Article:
Parametric Minimum Spanning Trees and Constructive Solid Geometry

David Eppstein, ICS, UC Irvine

In this talk I describe ongoing work on my attempts to improve this lower bound. Instead of considering the minimum spanning tree itself, I consider the quantity

Geometrically, the shape formed by plotting *q*(*x*)
against *x* is a lower envelope (min) of an upper envelope
(max) of certain sets of lines (plots of each individual edge
weight). The upper envelope of lines is a concave chain, so *
q*(*x*) is the lower envelope of certain concave chains. It
forms a monotone path in the line arrangement (monotone simply
means that it is the plot of a function, having only one
intersection with any vertical line). The convex vertices in this
path correspond to minimum spanning tree changes, although the
concave vertices may not.

My first attempt to prove a better lower bound on the number of
minimum spanning trees starts from a construction of Matousek, who
showed that monotone paths in arrangements may have complexity
Omega(*m*^{5/3}) (no nontrivial upper bound is known).
Since Matousek's lower bound on monotone paths is larger than our
known upper bound on minimum spanning trees, there are some
monotone paths that do not correspond to minimum spanning tree
sequences. I tried a simplified example in which *m* lines are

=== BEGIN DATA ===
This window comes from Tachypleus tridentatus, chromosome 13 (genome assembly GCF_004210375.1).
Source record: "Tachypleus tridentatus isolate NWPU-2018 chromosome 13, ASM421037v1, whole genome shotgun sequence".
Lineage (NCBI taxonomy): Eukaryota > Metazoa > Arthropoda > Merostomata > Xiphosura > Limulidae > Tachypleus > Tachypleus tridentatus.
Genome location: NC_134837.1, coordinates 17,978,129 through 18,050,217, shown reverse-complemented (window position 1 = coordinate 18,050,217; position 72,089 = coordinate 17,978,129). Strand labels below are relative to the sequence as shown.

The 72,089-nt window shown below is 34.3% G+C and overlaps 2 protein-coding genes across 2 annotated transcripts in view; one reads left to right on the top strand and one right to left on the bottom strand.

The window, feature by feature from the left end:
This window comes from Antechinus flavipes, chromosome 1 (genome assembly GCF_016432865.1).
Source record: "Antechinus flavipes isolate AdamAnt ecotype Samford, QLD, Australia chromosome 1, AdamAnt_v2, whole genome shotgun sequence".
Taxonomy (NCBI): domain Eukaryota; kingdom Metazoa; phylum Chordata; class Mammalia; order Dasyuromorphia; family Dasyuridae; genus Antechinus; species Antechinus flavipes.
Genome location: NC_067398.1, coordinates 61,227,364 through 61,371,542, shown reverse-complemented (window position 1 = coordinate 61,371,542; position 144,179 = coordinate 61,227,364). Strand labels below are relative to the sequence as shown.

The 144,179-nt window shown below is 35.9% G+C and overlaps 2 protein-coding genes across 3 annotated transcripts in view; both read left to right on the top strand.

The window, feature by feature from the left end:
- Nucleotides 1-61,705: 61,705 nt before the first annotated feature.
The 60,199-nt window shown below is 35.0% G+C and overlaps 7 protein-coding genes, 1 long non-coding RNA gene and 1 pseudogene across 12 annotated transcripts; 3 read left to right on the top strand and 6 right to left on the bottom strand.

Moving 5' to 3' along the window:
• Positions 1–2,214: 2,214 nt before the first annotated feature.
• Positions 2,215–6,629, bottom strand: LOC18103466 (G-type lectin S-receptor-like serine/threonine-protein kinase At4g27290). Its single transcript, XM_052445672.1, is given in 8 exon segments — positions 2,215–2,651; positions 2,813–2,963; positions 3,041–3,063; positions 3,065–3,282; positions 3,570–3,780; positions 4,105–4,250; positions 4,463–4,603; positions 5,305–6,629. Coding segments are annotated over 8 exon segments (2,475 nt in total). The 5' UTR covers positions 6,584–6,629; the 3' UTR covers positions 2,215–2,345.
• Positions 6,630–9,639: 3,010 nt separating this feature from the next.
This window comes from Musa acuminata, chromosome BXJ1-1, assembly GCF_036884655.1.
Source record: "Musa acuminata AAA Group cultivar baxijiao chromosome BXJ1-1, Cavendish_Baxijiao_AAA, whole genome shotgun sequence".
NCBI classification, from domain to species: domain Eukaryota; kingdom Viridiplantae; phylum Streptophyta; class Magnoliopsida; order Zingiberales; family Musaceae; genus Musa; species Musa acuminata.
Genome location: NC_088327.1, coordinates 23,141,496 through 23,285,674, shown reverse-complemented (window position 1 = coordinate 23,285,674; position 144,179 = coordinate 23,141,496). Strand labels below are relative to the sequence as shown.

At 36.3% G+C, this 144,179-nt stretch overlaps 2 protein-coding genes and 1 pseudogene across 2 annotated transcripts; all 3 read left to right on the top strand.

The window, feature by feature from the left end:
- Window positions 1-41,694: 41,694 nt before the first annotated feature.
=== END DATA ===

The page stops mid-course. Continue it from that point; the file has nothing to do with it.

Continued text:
partitioned into sqrt *m* "cables" of sqrt *m*
lines each, with an additional *m* lines connecting up the
intersections of pairs of cables in such a way that each
intersection contributes sqrt *m* vertices (both convex
and concave) to the monotone path. It is possible to represent this
monotone path as a lower envelope of a simple family of concave
chains, however when I tried to translate this family back into
graph-theoretic terms I ended up with "coat-hangers" (triangles
with a dangling edge) instead of paths.

Instead, I tried restricting the problem further, to paths in
series-parallel graphs. Series composition corresponds to forming
*q*(*x*) as the upper envelope of two paths coming from
the two subgraphs being composed, and parallel composition
corresponds to a lower envelope. Therefore, one can re-interpret
the problem as a form of "constructive solid geometry" for monotone
paths: one is given a set of monotone paths, initially just *
m* lines, and can repeatedly perform operations that combine two
paths, replacing the two by a single upper or lower envelope. How
complex a path can result from this process? The bounds I currently
know are exactly those for the original parametric MST problem,
Omega(*m* alpha(*n*)) and
O(*m* sqrt *n*).

In summary, I still haven't made progress in narrowing the gap between lower and upper bounds for parametric MSTs, but at least I've found some interesting ways of translating the problem into some geometric formulations that don't look like they should have anything to do with MSTs.